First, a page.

Minnesota Attorney General Keith Ellison has announced his office will be suing two oil giants and the oil trade body for "deceiving and defrauding" Minnesotans about climate change.
The AG announced Wednesday that his office has filed a lawsuit against Exxon Mobil, three Koch Industries entities, and the American Petroleum Institute "for perpetuating fraud against Minnesotans."
The suit includes claims for fraud, failure to warn, false statements in advertising, deceptive trade practices, and consumer fraud.
His office is seeking an injunction to prevent these practices in Minnesota, as well as financial restitution and the funding of a public education campaign relating to climate change.
It is arguing that the companies "strategized to deceive the public about climate-change science in order to safeguard their business interests."
"It was uncovered only starting in 2015 that internal experts in the field of climate change at these companies were issuing warnings to company leaders about what was coming," the AG's Office said. "But rather than warn the public, as was the companies’ duty, the complaint details a multi-pronged campaign of deception that the companies and API conducted over the past 30 years.
"During this same period, ExxonMobil and Koch earned hundreds of billions of dollars in profits while Minnesota shouldered the costs and consequences of unmitigated climate change."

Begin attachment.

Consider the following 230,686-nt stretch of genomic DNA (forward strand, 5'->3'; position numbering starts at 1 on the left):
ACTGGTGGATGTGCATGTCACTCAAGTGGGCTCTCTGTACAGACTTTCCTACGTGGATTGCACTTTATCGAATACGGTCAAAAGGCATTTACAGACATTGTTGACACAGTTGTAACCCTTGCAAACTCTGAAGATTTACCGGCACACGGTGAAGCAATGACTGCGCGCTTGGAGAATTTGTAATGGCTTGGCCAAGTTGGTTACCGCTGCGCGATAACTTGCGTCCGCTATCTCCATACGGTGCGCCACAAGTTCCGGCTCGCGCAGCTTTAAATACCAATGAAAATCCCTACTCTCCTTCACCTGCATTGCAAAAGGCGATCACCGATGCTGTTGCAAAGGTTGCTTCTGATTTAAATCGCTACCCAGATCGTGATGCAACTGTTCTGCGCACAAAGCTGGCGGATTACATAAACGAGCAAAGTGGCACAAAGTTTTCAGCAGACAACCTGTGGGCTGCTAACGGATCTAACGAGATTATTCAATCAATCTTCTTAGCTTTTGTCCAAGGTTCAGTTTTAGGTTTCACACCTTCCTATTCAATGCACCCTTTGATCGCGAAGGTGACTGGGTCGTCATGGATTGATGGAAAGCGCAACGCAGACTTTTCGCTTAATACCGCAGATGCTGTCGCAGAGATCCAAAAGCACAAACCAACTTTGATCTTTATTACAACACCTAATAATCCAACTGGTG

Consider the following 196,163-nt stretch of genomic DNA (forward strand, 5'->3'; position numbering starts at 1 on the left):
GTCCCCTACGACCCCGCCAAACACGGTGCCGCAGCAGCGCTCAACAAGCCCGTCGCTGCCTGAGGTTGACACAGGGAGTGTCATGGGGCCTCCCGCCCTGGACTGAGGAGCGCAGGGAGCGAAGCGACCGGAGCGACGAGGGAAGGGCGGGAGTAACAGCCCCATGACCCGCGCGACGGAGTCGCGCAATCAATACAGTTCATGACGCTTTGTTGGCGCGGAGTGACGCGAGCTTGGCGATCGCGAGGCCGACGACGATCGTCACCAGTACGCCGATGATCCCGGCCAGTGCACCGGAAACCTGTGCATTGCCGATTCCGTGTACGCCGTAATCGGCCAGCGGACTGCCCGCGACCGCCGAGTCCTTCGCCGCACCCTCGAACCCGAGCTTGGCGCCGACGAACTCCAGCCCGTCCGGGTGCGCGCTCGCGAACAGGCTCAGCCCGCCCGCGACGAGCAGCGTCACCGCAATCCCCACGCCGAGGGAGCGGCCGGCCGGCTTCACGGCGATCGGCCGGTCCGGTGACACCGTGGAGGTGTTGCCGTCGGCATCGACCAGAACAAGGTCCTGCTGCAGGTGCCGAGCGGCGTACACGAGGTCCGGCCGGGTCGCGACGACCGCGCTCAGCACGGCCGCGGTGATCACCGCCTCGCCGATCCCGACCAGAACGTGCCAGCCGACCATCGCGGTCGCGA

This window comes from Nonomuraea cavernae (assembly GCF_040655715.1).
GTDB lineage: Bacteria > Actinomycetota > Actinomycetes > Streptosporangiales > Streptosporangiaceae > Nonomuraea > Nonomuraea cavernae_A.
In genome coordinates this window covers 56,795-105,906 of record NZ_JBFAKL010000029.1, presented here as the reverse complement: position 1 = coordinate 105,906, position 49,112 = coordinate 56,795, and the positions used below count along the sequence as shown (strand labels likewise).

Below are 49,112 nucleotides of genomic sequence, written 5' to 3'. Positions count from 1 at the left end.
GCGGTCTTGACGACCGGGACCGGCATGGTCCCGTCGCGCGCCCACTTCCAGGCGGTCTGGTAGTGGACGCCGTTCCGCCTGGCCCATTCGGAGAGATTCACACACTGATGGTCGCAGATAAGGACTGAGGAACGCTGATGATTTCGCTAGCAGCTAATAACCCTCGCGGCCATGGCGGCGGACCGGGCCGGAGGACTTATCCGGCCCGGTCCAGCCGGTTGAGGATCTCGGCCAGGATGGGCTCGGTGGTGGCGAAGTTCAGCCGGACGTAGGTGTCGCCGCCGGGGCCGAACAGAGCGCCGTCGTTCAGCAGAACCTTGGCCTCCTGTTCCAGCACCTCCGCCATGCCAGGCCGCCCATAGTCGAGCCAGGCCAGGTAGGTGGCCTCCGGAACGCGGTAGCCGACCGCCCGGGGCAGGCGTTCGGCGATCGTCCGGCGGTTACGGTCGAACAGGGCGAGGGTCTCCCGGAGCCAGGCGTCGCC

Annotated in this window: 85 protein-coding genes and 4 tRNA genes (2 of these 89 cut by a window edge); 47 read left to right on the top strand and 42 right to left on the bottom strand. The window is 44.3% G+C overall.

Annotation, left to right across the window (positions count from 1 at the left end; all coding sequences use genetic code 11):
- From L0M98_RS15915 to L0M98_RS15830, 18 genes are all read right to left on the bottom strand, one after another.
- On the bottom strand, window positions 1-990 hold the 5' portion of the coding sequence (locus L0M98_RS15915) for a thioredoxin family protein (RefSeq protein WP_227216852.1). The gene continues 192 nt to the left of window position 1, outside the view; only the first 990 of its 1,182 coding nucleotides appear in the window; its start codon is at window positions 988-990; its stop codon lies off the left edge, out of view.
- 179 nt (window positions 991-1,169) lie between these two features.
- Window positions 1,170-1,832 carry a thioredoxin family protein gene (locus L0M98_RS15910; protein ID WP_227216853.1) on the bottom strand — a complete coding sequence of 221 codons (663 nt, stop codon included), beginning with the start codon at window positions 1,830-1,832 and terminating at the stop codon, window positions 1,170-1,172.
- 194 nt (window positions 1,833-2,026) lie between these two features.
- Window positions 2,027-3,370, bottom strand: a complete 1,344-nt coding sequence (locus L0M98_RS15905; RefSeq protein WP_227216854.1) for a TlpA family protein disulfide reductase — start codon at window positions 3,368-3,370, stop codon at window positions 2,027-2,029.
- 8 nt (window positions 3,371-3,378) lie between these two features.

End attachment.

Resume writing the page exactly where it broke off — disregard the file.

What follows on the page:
Included in the lawsuit is a document dated from Exxon Engineering in 1979 which states that the increase of CO2 in the Earth's atmosphere was the result of "fossil fuel combustion," as well as another document from industry front group The Information Council for Environment that downplays the risk of climate change.
The lawsuit argues that "the economic devastation and public-health impacts from climate change were caused, in large part, by a campaign of deception that Defendants orchestrated and executed with disturbing success."
Minnesota is the latest state government to sue fossil fuel companies "responsible for harms associated with climate change," with others including the states of Massachusetts, New York, and Rhode Island.
"When corporations and trade associations break the law and hurt Minnesotans, it’s my job and my duty to hold them accountable," Ellison said.
"The fraud, deceptive advertising, and other violations of Minnesota state law and common law that the lawsuit shows they perpetrated have harmed Minnesotans’ health and our state’s environment, infrastructure, and economy."
“Impacts from climate change hurt our low-income residents and communities of color first and worst. The impacts on farmers in our agricultural state are widespread as well. Holding these companies accountable for the climate deception they’ve spread and continue to spread is essential to helping families to afford their lives and live with dignity and respect."